Preview: Arizona No. 1 seed at Pac-12 tourney after tumultuous year
College Basketball: Pac-12 Tournament
LAS VEGAS — Arizona’s season started under a dark cloud following the arrest of assistant coach Emanuel Richardson as part of a federal probe into shady recruiting practices.
Wildcats coach Sean Miller found himself in the crosshairs late in the season when an ESPN report alleged he was caught on an FBI wiretap discussing a $100,000 payment to lure top recruit Deandre Ayton to the school.
Oh, and preseason All-American guard Allonzo Trier had to miss two games for testing positive for the same banned substance that cost him 19 games last season.
Through all the tumult, the 15th-ranked Wildcats stayed steady on the court.
“A lot lesser programs, teams, universities would have crumbled and we didn’t,” Miller said. “That says something about us and our future.”
Arizona’s immediate future is the Pac-12 tournament in Las Vegas this week. The Wildcats (24-7, 14-4) are the top seed and one of four teams to get a bye into Thursday’s quarterfinals. They will play the winner between No. 9 seed Arizona State and No. 8 Colorado.
Arizona closed the season with four wins in five games, its only loss on the road to Oregon without Miller, who was held out a day after the ESPN report. Miller missed three practices before vehemently denying the report in a statement last Thursday. Less than three hours later, university President Robert C. Robbins said Miller would remain as coach.
The Wildcats beat Stanford that night and overcame an emotional senior day on Saturday to pull away from Colorado late for their fifth Pac-12 title in six seasons.
“Lot of emotions, an emotional week, a lot of things flying around,” Arizona point guard Parker Jackson-Cartwright said. “Everybody was just drained mentally and physically.”
A few more things to look for from the Pac-12 tournament, which starts Wednesday at T-Mobile Arena:
Southern California had a chance to move itself away from the NCAA Tournament bubble in its regular-season finale against rival UCLA. An 83-72 loss keeps the Trojans (21-10, 12-6) bubbling.
USC has few marquee wins, but did finish second in the Pac-12 behind Arizona.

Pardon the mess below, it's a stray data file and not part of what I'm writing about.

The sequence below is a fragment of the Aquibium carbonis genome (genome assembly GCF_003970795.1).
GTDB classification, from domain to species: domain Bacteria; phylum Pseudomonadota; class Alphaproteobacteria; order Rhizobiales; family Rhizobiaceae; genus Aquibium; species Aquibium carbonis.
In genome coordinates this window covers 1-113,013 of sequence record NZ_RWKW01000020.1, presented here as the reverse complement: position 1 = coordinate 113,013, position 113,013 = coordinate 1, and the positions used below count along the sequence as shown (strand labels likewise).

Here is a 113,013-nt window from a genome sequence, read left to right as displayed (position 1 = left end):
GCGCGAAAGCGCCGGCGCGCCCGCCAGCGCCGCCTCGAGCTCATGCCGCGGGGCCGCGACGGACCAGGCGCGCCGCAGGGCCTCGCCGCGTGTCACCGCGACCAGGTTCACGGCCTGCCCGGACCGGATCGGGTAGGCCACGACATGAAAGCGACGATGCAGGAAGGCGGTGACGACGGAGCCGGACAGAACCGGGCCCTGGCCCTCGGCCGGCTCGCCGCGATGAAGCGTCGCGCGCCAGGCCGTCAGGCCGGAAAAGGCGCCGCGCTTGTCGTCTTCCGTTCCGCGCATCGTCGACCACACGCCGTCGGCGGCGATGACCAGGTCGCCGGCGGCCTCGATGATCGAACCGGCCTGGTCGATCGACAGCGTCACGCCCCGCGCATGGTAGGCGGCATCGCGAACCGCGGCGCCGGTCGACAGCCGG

“Sometimes common sense has to prevail, right?” USC coach Andy Enfield said.
The Trojans open the conference tournament on Thursday, against the winner between Oregon State and Washington.
SUN DEVILS BUBBLING
Unlike USC, Arizona State does have marquee wins on its resume. The Sun Devils beat Kansas at Allen Fieldhouse and Xavier on a neutral court, giving them arguably the two biggest wins of any team in the country. They also went 12-0 in nonconference. But Arizona State (20-10, 8-10) was inconsistent through the Pac-12 season, finishing tied for eighth with Colorado.
The Sun Devils had 15 conference games decided by single digits, most since 1996-97, according to STATS/Pac-12 Network.
“Even though there are some that might want to say that that part of the season was so long ago that it shouldn’t count, it does count,” Arizona State coach Bobby Hurley said after an 84-83 loss to Stanford on Saturday. “This is a season. There’s a Pac-12 season and then there’s an entire season,” he said. “All the close games just prove you’re going to have to bring a very good game to the table to beat our team.”
UCLA avoided ending the season on a three-game losing streak, thanks to its win over rival USC. That gave the Bruins a Quadrant 1 win, a first-round bye in the conference tournament and a little breathing room.
“It puts us in a great situation,” Bruins coach Steve Alford said. “Now we get a little bit more rest.”
UCLA opens against the Cal-Stanford winner on Thursday.
Utah lost four of its top six scorers from a year ago and was picked to finish seventh in the Pac-12. The Utes played with a mountain-sized chip on their shoulder all season and have put themselves in contention for an NCAA Tournament berth while earning Larry Krystkowiak coach of the year honors from The Associated Press.
Utah (19-10, 11-7) still may need to avoid a slipup in the Pac-12 tournament, but has put itself in a good position.
“I am completely convinced that we can win the tournament,” Krystkowiak said. “I’m sure there’s a lot of teams that feel the same thing. You’ve got to catch lightning in a bottle, catch a few breaks. I think it’s a little bit open.”